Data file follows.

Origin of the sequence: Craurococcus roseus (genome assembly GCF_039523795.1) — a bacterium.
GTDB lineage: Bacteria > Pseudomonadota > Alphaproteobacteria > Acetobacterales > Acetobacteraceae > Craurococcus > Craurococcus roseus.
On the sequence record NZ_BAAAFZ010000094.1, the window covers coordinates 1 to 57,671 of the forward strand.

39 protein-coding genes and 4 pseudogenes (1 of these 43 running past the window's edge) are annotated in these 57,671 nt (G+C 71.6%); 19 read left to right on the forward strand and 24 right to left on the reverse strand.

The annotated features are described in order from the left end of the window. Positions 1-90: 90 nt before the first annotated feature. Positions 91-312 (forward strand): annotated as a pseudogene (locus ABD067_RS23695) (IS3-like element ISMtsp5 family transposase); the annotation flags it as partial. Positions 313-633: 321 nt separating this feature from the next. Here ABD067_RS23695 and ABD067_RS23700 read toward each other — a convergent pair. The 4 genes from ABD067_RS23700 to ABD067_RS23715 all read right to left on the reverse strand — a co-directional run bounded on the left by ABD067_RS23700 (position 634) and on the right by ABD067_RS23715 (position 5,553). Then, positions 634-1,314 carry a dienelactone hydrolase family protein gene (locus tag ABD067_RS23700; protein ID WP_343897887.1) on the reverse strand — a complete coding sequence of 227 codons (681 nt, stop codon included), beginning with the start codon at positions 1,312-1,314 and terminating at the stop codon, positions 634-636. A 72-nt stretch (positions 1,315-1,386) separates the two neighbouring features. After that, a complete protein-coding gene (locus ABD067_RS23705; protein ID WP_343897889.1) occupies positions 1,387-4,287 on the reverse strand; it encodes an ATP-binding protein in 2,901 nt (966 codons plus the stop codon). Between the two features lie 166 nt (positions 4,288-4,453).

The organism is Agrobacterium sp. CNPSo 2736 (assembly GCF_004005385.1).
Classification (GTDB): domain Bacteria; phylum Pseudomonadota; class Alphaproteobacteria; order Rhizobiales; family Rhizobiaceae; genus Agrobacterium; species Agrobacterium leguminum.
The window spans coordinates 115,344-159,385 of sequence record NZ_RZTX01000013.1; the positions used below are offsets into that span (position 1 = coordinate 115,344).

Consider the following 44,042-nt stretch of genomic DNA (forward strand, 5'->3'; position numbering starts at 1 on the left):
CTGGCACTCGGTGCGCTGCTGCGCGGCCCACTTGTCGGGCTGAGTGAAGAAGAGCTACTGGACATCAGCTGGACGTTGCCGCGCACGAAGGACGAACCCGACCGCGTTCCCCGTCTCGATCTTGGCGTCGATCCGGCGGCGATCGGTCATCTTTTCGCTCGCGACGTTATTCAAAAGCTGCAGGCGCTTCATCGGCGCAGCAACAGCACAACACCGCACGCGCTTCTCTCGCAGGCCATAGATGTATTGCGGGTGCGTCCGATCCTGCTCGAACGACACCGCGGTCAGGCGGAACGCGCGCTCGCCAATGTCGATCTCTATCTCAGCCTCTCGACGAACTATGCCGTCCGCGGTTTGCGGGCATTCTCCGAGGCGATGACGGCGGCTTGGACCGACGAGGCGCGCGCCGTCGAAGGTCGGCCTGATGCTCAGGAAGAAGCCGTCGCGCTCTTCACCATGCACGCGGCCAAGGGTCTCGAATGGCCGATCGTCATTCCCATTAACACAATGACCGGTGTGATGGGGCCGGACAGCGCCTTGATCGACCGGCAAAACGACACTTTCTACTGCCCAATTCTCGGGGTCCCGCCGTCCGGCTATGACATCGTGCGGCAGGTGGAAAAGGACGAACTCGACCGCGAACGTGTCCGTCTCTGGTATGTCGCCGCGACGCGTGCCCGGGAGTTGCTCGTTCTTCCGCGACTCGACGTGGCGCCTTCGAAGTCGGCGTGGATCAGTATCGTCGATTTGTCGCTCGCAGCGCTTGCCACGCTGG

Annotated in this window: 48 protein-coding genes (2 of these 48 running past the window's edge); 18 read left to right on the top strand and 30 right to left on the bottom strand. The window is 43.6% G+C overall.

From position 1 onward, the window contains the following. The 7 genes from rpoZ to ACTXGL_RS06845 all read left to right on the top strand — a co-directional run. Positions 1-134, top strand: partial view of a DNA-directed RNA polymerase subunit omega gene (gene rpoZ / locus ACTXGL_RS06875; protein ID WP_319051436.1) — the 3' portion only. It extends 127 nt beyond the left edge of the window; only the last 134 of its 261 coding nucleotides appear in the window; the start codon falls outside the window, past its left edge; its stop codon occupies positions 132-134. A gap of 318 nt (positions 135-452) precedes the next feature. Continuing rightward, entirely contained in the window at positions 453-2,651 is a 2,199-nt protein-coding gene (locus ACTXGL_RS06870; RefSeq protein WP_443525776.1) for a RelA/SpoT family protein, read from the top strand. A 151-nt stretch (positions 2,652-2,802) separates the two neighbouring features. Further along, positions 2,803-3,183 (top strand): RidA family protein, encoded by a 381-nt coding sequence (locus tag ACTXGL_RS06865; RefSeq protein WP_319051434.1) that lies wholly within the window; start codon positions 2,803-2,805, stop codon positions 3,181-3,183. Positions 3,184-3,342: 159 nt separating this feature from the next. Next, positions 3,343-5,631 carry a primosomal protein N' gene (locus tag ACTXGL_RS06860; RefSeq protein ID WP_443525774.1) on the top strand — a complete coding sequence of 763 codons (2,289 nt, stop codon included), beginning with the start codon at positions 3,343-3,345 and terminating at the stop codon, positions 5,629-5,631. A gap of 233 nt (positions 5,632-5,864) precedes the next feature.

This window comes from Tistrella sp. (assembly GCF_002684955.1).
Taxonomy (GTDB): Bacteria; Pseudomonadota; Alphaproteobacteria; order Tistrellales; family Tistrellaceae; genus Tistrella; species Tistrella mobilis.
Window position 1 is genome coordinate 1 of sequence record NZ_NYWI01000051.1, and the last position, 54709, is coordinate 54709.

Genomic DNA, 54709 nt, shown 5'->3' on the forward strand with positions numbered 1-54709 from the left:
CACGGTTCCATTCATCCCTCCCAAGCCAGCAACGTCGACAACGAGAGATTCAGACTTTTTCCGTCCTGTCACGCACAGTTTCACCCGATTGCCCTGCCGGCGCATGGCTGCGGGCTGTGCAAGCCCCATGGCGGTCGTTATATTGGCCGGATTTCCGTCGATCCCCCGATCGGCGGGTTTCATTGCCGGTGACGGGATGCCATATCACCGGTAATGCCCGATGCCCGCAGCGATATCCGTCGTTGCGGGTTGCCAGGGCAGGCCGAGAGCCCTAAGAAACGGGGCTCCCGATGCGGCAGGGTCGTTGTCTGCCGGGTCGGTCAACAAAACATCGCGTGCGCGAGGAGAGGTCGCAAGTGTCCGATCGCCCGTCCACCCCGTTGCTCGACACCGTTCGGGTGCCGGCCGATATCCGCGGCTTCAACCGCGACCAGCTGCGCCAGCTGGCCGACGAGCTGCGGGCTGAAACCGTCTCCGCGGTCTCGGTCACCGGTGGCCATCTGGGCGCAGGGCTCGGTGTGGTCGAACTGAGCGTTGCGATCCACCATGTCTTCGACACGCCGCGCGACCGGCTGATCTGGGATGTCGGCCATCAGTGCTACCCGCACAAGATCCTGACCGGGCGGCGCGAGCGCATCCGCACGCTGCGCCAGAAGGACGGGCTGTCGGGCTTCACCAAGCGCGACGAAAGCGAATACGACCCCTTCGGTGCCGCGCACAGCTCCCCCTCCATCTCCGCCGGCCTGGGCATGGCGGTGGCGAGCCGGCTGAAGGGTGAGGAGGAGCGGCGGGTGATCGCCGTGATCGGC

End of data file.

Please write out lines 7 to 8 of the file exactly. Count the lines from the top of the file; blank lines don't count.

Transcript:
Classification (GTDB): domain Bacteria; phylum Pseudomonadota; class Alphaproteobacteria; order Rhizobiales; family Rhizobiaceae; genus Agrobacterium; species Agrobacterium leguminum.
The window spans coordinates 115,344-159,385 of sequence record NZ_RZTX01000013.1; the positions used below are offsets into that span (position 1 = coordinate 115,344).